SOUND PRESSURE LEVEL METER

Thread Starter

uz1412

Joined Feb 3, 2020
3
Hi I want to build a sound pressure level meter using the atmega164p. I am unsure where to start. The objective is to sample a signal from a microphone and follow the envelope of the sound and display the signal level in dBs on some form of display. I know I need a sound sensor connected to an amplifier, how would I decide on the right components for this? Please get back to me if you have knowledge on how to do this project. Thanks.
 

Hymie

Joined Mar 30, 2018
860
The microphone amplifier section could be almost any op-amp with the desired bandwidth/gain, the output of which could then be rectified to give a dc voltage – fed to the microcontroller.

You could design/build the display section based on some arbitrary dc input signal.

The biggest problem with such a sound pressure level meter is the linearity of the microphone amplifier response and the calibration thereof.
You may need to use a look up table to convert the sampled voltage level to a dB sound level.

You will need to consider things such as sampling frequency and display refresh rate.
Many commercial sound level meters offer such measurement options as slow/fast response and weighting of the sound level (A, B, C etc). You need to decide on the measurement parameters you wish to incorporate in your design.
 

Thread Starter

uz1412

Joined Feb 3, 2020
3
Thanks for the reply. The next task I need to achieve is to design a PCB of the circuit so an amplifier with a microphone or sound sensor on a PCB together. Im not too sure where to start on the circuit. I was thinking of using a microphone or sound sensor with an opamp (would tl071 work?) to provide the gain but im not sure how to do this. Do you know of any circuits like this I could use and any sound sensors or microphones that could work with the opamp? I will then send the signal to the microcontroller which is atmega 164p.
 

BobTPH

Joined Jun 5, 2013
2,541
It’s not the linearity of the amp that is the problem, it is the non-uniform frequency response of the mic. The meter would have to be calibrated for that.

You can get a free app for your phone that will do a far better job than what you might build.

I use an app called AudioTools with a calibrated mic I bought separately. The mic comes with a calibration file done by the manufacturerthat you can use in the app.

The app also includes a pink noise generator and a spectrum analyzer that can instantly plot the frequency response of a speaker.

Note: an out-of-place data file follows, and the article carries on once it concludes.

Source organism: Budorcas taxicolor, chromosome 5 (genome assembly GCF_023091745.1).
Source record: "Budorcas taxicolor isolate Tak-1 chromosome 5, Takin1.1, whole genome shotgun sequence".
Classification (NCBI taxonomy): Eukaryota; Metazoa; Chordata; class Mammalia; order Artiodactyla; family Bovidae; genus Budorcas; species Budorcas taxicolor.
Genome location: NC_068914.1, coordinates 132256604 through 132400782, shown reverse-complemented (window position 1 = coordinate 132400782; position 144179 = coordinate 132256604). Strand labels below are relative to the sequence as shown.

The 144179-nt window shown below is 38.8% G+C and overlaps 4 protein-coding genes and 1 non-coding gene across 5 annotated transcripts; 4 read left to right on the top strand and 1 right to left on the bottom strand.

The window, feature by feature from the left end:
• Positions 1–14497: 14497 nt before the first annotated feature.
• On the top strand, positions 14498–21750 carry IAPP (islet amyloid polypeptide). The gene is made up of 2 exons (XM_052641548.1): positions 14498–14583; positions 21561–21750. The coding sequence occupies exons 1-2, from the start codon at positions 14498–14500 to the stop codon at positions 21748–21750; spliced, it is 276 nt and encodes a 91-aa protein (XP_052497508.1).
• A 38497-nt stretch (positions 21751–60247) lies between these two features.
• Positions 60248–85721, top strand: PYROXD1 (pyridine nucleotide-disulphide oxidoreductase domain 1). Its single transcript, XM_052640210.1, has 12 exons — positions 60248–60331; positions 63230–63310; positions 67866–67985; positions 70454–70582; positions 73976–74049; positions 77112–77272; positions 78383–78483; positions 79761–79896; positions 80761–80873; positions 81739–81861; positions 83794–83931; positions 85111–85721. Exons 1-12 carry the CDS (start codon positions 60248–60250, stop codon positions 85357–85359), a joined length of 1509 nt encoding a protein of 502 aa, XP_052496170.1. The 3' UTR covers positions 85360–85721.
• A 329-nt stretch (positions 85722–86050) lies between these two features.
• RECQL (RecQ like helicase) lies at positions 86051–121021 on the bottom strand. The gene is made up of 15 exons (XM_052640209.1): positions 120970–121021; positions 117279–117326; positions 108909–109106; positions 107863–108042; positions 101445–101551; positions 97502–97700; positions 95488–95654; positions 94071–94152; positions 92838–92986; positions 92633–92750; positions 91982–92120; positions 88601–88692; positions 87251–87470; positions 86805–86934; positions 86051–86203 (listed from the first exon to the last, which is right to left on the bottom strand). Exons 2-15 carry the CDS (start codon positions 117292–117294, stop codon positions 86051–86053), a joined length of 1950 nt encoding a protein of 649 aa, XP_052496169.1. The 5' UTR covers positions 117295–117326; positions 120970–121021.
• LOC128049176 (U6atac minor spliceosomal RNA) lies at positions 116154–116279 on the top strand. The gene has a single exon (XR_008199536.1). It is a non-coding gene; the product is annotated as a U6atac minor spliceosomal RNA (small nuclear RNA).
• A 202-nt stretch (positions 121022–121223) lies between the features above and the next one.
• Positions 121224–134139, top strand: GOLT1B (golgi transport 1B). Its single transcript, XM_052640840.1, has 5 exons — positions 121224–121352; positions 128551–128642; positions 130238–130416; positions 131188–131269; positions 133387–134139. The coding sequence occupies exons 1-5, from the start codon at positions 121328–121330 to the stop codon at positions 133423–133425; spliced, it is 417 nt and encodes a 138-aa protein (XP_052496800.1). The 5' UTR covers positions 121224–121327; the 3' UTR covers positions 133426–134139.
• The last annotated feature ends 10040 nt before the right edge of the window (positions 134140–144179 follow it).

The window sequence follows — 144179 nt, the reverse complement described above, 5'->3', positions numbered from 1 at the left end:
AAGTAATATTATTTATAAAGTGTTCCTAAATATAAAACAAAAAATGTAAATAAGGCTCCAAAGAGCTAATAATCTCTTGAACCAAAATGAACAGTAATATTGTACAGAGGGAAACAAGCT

Bob
 

Thread Starter

uz1412

Joined Feb 3, 2020
3
It’s not the linearity of the amp that is the problem, it is the non-uniform frequency response of the mic. The meter would have to be calibrated for that.

You can get a free app for your phone that will do a far better job than what you might build.

I use an app called AudioTools with a calibrated mic I bought separately. The mic comes with a calibration file done by the manufacturerthat you can use in the app.

The app also includes a pink noise generator and a spectrum analyzer that can instantly plot the frequency response of a speaker.

Bob
Thanks for the reply. Its a University Project unfortunately. We have to design a Sound Pressure Level meter with the requirements I mentioned above.
 

Hymie

Joined Mar 30, 2018
860
Below are two circuits (an inverting ac amplifier and a precision full wave rectifier) from my op-amp cookbook – combining these two, you can create a circuit that will give a dc signal from a microphone input (the louder the microphone input, the greater the output dc signal).

One modification required is that the amplifier section should be driven from a dual rail supply with the shown 0V connected to minus rail voltage. Rather than connecting the non-inverting input to a resistor divider, it can be connected to the 0V rail via a 10kΩ resistor. The gain of the op-amp can be set depending on the microphone sensitivity.
For clarity the op-amp supply connections are not shown in the precision full wave rectifier circuit.
 

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Hymie

Joined Mar 30, 2018
860
This wiki article might also be of interest.
https://en.wikipedia.org/wiki/Weighting_filter
The dB sound scale has various weightings – most common is the dB(A) weighting which modifies the sound level in line with human perception of loudness at differing frequencies.
For simplicity, I would claim measurement as per the dB(C) scale from 50Hz to 5kHz, over a range where the weighting is uniform (does not change).
 

Audioguru again

Joined Oct 21, 2019
1,924
It seems that you are in a university course and are studying the applications of a microcontroller.
You have been requested to design a Sound Pressure Level meter and design and make a pcb for it. But you have not studied microphones, opamps or preamps and maybe not pcb design??
Are you allowed to simply copy the design from somebody but it might not even work?
Are you allowed to simply buy a microphone preamp and simply copy its pcb?
 

schmitt trigger

Joined Jul 12, 2010
320
One extremely important fact about audio is its very wide amplitude range.
That is the reason it is specified in decibels, to accommodate such a wide level range.

You could perhaps do no better than 40 dB range directly with a common microcontroller with a 10 bit ADC.
You would definitively require a switchable, variable gain preamp. And then a lookup table to convert the raw mVDC into a dB equivalent.
 

Audioguru again

Joined Oct 21, 2019
1,924
Many years ago I made a sound level meter with two LM3915 ICs in series for a range of 60dB. I needed to null the input offset voltage of the rectifying opamp.
 
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